• The mass distribution produced by the sum of all mass elements 93 must be symmetric in relation to both the first and second transversal symmetry axes T1 and T2 and to the first and second diagonal symmetry axes D1 and D2 in order to maintain the two elliptical resonance modes of the ring at 45° angle as shown in in FIG. 1 and explained above, and not to introduce any other low order in-plane resonance modes. This is needed to maintain the basic benefits of a ring gyroscope: to achieve a high Q-value of the resonance without any oscillation energy leaking out and to achieve good robustness to external linear and angular vibrations.
    • 1. There are many ways to preserve the required symmetry. The configuration illustrated in FIG. 9a can more generally be described as a configuration where the number of mass elements is 4N, where N is an integer greater than zero, and the mass elements are distributed symmetrically with respect to both the transversal and diagonal symmetry axes. In FIG. 9 a, the number of mass elements is 32, and no mass element crosses a symmetry axis. FIG. 9b illustrates a ring gyroscope with 32 elements where every fourth mass element crosses a symmetry axis.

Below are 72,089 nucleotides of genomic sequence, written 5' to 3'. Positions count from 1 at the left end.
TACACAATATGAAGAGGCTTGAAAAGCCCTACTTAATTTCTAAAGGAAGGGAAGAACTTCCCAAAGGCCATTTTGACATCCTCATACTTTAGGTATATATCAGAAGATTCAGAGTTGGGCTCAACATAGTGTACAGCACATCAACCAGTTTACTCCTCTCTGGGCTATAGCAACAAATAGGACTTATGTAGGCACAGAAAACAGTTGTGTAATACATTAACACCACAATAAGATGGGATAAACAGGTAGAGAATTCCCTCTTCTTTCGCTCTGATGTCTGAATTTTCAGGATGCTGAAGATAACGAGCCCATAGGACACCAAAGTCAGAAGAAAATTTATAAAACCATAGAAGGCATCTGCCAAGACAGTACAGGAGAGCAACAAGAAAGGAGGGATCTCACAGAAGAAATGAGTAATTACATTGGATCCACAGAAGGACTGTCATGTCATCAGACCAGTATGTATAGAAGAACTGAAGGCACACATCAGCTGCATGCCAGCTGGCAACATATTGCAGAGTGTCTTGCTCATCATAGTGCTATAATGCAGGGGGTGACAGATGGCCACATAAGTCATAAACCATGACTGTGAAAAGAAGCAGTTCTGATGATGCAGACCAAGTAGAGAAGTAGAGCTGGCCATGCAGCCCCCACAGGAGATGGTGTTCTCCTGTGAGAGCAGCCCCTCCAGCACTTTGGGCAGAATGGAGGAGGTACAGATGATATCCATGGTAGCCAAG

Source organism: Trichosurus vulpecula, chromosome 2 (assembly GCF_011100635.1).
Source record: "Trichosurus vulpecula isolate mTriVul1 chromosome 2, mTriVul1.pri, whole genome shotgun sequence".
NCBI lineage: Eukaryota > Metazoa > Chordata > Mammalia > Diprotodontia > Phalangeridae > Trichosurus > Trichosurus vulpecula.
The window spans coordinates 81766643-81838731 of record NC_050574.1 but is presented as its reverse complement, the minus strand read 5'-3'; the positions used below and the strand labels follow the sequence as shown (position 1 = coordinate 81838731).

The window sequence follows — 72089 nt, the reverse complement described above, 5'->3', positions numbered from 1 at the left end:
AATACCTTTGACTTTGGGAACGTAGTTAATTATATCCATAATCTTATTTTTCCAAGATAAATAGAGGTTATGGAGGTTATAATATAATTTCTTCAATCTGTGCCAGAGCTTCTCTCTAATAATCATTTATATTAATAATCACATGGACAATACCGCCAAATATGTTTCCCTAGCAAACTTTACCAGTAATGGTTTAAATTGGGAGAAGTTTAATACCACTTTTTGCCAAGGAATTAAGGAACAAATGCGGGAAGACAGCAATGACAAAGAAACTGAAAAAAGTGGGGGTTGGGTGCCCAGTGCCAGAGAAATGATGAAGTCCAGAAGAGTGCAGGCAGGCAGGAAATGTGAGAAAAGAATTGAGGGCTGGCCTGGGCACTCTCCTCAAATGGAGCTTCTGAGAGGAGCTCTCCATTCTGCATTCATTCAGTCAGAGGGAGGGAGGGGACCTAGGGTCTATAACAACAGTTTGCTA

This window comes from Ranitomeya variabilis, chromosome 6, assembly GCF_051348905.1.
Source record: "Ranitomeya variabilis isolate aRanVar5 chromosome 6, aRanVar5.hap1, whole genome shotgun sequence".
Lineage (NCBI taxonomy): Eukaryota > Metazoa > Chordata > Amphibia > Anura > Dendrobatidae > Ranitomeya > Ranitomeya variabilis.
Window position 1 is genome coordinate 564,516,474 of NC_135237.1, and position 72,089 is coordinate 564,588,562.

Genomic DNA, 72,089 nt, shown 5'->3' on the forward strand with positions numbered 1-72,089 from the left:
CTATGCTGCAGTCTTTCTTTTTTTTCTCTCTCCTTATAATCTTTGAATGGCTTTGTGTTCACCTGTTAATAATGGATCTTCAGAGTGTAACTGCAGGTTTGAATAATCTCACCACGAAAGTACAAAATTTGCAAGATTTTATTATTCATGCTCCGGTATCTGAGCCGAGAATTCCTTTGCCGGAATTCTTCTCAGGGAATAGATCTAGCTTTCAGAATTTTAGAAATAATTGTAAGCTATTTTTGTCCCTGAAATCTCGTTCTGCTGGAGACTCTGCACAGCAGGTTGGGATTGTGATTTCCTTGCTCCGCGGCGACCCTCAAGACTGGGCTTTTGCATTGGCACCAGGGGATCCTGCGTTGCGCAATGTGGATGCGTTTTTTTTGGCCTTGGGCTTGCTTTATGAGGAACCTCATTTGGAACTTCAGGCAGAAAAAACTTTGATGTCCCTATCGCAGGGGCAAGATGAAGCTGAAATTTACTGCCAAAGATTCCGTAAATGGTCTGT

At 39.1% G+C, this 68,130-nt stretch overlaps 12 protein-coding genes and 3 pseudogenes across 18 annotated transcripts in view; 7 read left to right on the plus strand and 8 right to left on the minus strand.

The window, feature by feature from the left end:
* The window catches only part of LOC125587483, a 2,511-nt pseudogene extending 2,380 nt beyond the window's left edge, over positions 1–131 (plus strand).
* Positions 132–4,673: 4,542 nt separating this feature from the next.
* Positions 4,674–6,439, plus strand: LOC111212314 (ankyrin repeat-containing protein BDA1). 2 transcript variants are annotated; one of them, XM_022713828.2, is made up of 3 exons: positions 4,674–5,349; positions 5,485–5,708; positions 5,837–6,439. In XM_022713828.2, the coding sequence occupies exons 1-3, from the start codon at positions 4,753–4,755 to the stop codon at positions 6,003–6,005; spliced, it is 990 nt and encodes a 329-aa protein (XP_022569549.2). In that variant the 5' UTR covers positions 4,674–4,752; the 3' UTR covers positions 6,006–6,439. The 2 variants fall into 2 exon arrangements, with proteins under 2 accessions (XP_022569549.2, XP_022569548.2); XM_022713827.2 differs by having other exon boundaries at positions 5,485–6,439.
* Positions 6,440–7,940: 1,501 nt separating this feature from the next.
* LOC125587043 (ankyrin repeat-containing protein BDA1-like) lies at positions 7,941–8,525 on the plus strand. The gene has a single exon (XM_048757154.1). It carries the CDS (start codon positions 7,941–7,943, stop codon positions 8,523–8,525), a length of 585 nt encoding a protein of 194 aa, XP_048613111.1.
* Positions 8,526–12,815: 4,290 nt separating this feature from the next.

• 2. The mass elements do not necessarily have to be of equal size. FIG. 9c illustrates a configuration with four larger mass elements 931 and eight smaller mass elements 932. The mass elements are nevertheless distributed symmetrically with respect to all symmetry axes.
  • It can be showed that in a ring with no mass elements attached, the effective moving mass for one oscillation mode is 29.7% of the total ring mass. With the additional mass elements 93 in FIGS. 9a and 9 b, the moving mass is considerably increased without affecting the spring constant of the ring. If the radial length of the mass elements in FIG. 9a or 9 b is 200 μm, a ring width of 20 μm can produce a resonant frequency at 30 kHz. Without the added mass elements 93, the resonant frequency of the 20 μm wide ring would be 91 kHz.